By Harshmeet Singh
One of the biggest figures of the India Independence movement, Lala Lajpat Rai was instrumental in awakening the masses towards the goal of Swaraj. An integral part of the famous Lal Bal Pal trio, Lala Lajpat Rai’s contribution towards Indian National movement was unparalleled. As the nation gets ready to celebrate his 151st birthday today, NewsGram brings forth five relatively lesser known facts about the leader fondly known as ‘Punjab Kesari’.
1. Punjab National Bank
Lala Lajpat Rai had a big hand in the setting up of Punjab National Bank, which is today’s India’s third largest Bank in terms of the asset size. He was an integral part of the Bank’s leadership in its first decade of operation.
2. The original brain behind ‘Make In India’
Though the Modi government is taking all the credit for coming up with the ‘Make in India’ initiative, it was Rai, who first designed the Swadeshi movement along with Gandhi, Tilak, Aurobindo Ghosh and Bipin Chandra Pal.
3. ‘Punjab Kesari’
Though a number of people think that he was given the name ‘Punjab Kesari’ (the Lion of Punjab) inspired by the famous Punjabi newspaper, the fact is that he was given this name before the newspaper ever came into existence! This name was given after he played an instrumental role in the non-cooperation movement started to protest against the draconian Rowlatt Act.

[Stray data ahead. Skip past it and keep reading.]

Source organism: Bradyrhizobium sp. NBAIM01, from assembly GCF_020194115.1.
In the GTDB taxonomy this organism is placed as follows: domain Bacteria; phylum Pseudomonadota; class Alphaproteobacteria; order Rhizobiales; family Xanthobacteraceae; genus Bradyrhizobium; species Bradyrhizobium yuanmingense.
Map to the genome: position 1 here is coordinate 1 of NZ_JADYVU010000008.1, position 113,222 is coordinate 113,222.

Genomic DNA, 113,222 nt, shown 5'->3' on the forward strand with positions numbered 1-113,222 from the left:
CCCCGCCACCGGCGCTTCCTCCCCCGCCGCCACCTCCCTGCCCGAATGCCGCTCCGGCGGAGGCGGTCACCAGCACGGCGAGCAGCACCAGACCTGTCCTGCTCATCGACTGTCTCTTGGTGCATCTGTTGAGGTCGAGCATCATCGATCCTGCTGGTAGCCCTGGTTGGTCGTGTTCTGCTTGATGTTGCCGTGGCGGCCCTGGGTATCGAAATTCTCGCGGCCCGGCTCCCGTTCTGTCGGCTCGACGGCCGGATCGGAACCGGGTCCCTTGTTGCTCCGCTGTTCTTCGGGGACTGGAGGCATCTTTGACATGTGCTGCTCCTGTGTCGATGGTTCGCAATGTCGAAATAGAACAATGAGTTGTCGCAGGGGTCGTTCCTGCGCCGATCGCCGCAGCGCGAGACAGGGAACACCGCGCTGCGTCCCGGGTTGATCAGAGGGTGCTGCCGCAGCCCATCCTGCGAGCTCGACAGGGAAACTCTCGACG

4. Arya Samaj connection
Rai was much influenced by Swami Dayananda Saraswati, the well known socialist reformer. He came out in strong support of the Arya Samaj movement in Punjab state. He also went on to teach in the Anglo-Vedic College, which was operated by Arya Samaj.
5. “Every blow aimed at me is a nail in the coffin of British imperialism”
One of the most historic quotes during the Indian Independence movement was given by Rai. Lala Lajpat Rai, along with Pandit Madan Mohan Malaviya, led a non-violent procession against the Simon Commission. It was during this procession, that he became the target of a merciless lathi charge led by British police.
Despite being severely injured, he attended a meeting the same evening and said, “Every blow aimed at me is a nail in the coffin of British imperialism”. He further added, “I do not know whether I shall remain, but you should never worry. My spirit after me will go on exhorting you to make more sacrifices for liberty.”